Written by Geoff Wade, Team Lead - Natural Resource Industries, and John Farrell, GIS Manager, Jonah Energy
On October 25th, the Rocky Mountain Regional PUG Chapter in association with the WyGEO ran a very successful regional PUG meeting in Casper, Wyoming. This blog provides a brief report on that meeting and some of the key presentations made. The meeting was held at the Ramkota Hotel and Conference Center and attracted 65 attendees, mostly from the Casper region, but from elsewhere in Wyoming and from as far as Denver. The meeting was supported by sponsors: Allpoints GIS, Jonah Energy, WyGEO, and Esri. The meeting was convened by John Farrell of Jonah Energy, representing the Rocky Mountain PUG Chapter leadership committee, introducing the purpose of the meeting as to extend the Rocky PUG Chapter outreach efforts and provide a forum for education and community networking between members of the Wyoming GIS community, many of whom are involved with some aspect of the Oil & Gas industry, natural resources industries, education and government.
Paul Ulrich, Chairman, Petroleum Association of Wyoming - Paul gave an excellent industry keynote reviewing the major contribution that O&G makes to the WY economy, with nearly 600 operators employing nearly 8000 people, and some 25,000 wells drilled to date. With nearly 50% of land managed by the BLM and a greater percentage of the mineral ownership, Paul explained how critical Federal partnerships in the O&G industry are. It was terrific to see therefore many WY State and a few Federal (USGS) GIS attendees in the audience. Paul reviewed the effects of the O&G price and resulting interest in tight sands and shale prospects, the EIA outlook for state exports and possible fiscal, infrastructure and land management policy changes that may improve WY prospectivity. Paul made a strong point that GIS plays a key role in supporting many critical O&G workflows and applauded the organization of the meeting in supporting the effort to make informed/efficient decisions and create a very low-cost energy development environment to generate further industry growth.
Teal Wykoff - University of Wyoming – Presented the Natural Resource and Energy Explorer (NREX) project and efforts to bring all WY O&G data resources together in an easily consumable form of a web-based mapping tool. The project is guided by the WY Governors’ office, and the tool is designed to aid Natural Resource Managers, local government planners, conservationists and developers to make the best, balanced, place-based decisions. Teal described the structure of the program, it’s guidance panel, and how they made the balanced decisions they did on data sensitivity, web-based data exploration, aggregation for public use, etc and a demo was given to explore the system and its extensive contents.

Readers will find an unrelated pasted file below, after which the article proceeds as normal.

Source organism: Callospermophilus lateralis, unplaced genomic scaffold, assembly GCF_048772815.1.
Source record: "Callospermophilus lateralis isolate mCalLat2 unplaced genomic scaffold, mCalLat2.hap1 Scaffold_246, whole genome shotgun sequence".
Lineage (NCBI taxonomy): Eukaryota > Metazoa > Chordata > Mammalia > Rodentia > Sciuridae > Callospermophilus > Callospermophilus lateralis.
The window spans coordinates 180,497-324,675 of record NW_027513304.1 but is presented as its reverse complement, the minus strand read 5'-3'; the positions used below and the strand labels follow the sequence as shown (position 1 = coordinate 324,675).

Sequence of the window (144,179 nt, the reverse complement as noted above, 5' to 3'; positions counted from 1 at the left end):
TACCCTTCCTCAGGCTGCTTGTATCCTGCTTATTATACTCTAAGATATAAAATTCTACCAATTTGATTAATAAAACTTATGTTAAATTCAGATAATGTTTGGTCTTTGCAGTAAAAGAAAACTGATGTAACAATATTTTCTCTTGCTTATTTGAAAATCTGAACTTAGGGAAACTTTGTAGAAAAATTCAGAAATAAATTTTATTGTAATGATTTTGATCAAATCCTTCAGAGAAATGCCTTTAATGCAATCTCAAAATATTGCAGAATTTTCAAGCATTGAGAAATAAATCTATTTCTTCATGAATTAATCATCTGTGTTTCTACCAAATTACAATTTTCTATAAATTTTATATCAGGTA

John Farrell – Jonah Energy – presented the work that Jonah has been doing to capture the extensive field-based assets for their ongoing development of the Jonah Field. Jonah currently manages some 240 production sites and a wide array of wells, flowlines, storage facilities, roads, etc. Jonah has steadily been building a field-based asset inventory of impressive detail created from a combination of data sources, such as: engineering and as-built drawings, aerial photos, gps surveys, etc. and manages the data c/o a well-documented data-model. While the development aids Jonah in management of the assets, and improves workflows in land, facilities management, HSE, etc, it also provides a terrific framework for the exchange of required information with regulatory agencies. The data is managed using the ArcGIS enterprise platform, and provides the capability to produce output as diverse as physical ‘map-books’ to web-based service delivery via mobile apps in the field.
Kellie Cairns Vlastos - Wyoming Pipeline Corridor Initiative – described the initiatives efforts to encourage further responsible pipeline development both across and out of state. Kellie mentioned that WY residents only use 3% of the produced fuels and that more infrastructure is needed to distribute products between producers and consumers. Kellie advocated the proactive communication between interested parties, as outlined by the NEPA process, to create greater understanding of the pipeline possibilities and trade-offs eg to run on Federal lands parallel with existing networks. This would allow WY to significantly streamline the permitting process and speed project delivery. One example Kellie mentioned was the possibility of a CO2 pipeline network to facilitate CO2 flooding which can improve production volumes considerably. In the process of this project Kellie says she has become somewhat more familiar than she desired with map geometry tools to handle dangles, trims, merges, intersects, etc and is enjoying the much easier, faster and better environment of ArcMap Advanced tools. She is now sharing the data from the project via web-services and an HTML5 app to interested parties.